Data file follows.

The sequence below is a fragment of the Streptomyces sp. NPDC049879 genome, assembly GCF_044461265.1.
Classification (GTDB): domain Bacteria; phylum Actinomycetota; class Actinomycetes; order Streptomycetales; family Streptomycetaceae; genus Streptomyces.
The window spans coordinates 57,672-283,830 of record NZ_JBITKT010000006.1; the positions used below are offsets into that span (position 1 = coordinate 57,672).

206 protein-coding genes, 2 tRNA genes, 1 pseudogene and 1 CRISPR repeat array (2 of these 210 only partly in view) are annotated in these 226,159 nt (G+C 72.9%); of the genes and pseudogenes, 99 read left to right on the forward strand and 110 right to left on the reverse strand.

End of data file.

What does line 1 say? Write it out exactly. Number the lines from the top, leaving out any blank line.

The sequence below is a fragment of the Streptomyces sp. NPDC049879 genome, assembly GCF_044461265.1.